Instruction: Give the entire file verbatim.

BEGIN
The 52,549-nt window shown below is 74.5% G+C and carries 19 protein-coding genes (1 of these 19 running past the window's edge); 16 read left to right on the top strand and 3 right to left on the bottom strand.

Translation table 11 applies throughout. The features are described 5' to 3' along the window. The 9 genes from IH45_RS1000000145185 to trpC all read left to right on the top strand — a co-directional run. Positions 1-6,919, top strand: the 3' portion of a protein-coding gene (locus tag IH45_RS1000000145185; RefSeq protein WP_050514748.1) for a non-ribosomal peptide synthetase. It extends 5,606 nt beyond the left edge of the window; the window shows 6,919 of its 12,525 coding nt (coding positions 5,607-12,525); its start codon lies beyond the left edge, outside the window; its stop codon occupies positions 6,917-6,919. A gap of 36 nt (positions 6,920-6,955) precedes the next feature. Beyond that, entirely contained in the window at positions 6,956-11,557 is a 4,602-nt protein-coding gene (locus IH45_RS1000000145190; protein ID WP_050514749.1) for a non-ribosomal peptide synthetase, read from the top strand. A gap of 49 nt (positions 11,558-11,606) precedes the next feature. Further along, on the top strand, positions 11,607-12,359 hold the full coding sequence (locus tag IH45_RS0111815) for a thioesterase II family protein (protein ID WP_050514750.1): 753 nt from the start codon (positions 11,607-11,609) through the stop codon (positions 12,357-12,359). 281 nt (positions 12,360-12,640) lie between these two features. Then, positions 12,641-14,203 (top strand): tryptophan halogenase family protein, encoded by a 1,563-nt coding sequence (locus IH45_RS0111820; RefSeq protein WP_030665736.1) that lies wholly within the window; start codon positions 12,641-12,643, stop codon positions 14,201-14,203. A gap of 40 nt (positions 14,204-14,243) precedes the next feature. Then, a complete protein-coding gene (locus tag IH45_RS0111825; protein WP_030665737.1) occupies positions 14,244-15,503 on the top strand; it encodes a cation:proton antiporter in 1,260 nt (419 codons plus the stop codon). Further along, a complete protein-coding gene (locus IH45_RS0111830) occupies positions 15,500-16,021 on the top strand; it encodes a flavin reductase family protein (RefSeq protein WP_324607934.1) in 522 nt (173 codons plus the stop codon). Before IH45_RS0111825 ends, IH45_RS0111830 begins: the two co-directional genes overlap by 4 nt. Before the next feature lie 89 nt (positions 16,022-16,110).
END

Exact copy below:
The 52,549-nt window shown below is 74.5% G+C and carries 19 protein-coding genes (1 of these 19 running past the window's edge); 16 read left to right on the top strand and 3 right to left on the bottom strand.

Translation table 11 applies throughout. The features are described 5' to 3' along the window. The 9 genes from IH45_RS1000000145185 to trpC all read left to right on the top strand — a co-directional run. Positions 1-6,919, top strand: the 3' portion of a protein-coding gene (locus tag IH45_RS1000000145185; RefSeq protein WP_050514748.1) for a non-ribosomal peptide synthetase. It extends 5,606 nt beyond the left edge of the window; the window shows 6,919 of its 12,525 coding nt (coding positions 5,607-12,525); its start codon lies beyond the left edge, outside the window; its stop codon occupies positions 6,917-6,919. A gap of 36 nt (positions 6,920-6,955) precedes the next feature. Beyond that, entirely contained in the window at positions 6,956-11,557 is a 4,602-nt protein-coding gene (locus IH45_RS1000000145190; protein ID WP_050514749.1) for a non-ribosomal peptide synthetase, read from the top strand. A gap of 49 nt (positions 11,558-11,606) precedes the next feature. Further along, on the top strand, positions 11,607-12,359 hold the full coding sequence (locus tag IH45_RS0111815) for a thioesterase II family protein (protein ID WP_050514750.1): 753 nt from the start codon (positions 11,607-11,609) through the stop codon (positions 12,357-12,359). 281 nt (positions 12,360-12,640) lie between these two features. Then, positions 12,641-14,203 (top strand): tryptophan halogenase family protein, encoded by a 1,563-nt coding sequence (locus IH45_RS0111820; RefSeq protein WP_030665736.1) that lies wholly within the window; start codon positions 12,641-12,643, stop codon positions 14,201-14,203. A gap of 40 nt (positions 14,204-14,243) precedes the next feature. Then, a complete protein-coding gene (locus tag IH45_RS0111825; protein WP_030665737.1) occupies positions 14,244-15,503 on the top strand; it encodes a cation:proton antiporter in 1,260 nt (419 codons plus the stop codon). Further along, a complete protein-coding gene (locus IH45_RS0111830) occupies positions 15,500-16,021 on the top strand; it encodes a flavin reductase family protein (RefSeq protein WP_324607934.1) in 522 nt (173 codons plus the stop codon). Before IH45_RS0111825 ends, IH45_RS0111830 begins: the two co-directional genes overlap by 4 nt. Before the next feature lie 89 nt (positions 16,022-16,110).